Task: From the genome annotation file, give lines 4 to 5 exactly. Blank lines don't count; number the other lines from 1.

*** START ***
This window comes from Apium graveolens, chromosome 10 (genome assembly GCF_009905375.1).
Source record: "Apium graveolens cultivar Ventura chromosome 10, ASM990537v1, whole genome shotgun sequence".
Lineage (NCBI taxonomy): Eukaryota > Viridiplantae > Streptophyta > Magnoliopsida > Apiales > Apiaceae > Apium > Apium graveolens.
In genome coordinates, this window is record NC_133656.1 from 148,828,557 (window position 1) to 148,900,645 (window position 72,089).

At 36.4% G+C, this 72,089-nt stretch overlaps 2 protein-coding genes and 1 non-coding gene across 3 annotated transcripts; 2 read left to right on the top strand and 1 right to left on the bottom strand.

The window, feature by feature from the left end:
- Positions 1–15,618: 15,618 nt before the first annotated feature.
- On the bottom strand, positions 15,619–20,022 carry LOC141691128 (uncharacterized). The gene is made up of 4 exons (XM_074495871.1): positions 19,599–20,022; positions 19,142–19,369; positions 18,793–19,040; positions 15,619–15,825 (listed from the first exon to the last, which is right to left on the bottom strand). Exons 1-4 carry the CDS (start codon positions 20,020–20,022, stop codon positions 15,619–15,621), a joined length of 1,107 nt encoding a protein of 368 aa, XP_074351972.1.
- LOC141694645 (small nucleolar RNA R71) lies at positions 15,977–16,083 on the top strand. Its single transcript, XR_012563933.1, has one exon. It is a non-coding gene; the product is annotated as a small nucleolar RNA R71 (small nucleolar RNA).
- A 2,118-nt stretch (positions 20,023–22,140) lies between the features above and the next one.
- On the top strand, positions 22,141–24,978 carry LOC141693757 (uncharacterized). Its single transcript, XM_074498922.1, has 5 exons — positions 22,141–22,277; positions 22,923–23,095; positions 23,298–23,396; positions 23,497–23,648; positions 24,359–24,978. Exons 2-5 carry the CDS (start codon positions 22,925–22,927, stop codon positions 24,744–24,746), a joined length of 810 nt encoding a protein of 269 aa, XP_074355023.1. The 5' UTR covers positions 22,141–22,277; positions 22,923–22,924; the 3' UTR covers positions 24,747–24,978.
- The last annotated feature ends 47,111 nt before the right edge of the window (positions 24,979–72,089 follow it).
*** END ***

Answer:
In genome coordinates, this window is record NC_133656.1 from 148,828,557 (window position 1) to 148,900,645 (window position 72,089).

At 36.4% G+C, this 72,089-nt stretch overlaps 2 protein-coding genes and 1 non-coding gene across 3 annotated transcripts; 2 read left to right on the top strand and 1 right to left on the bottom strand.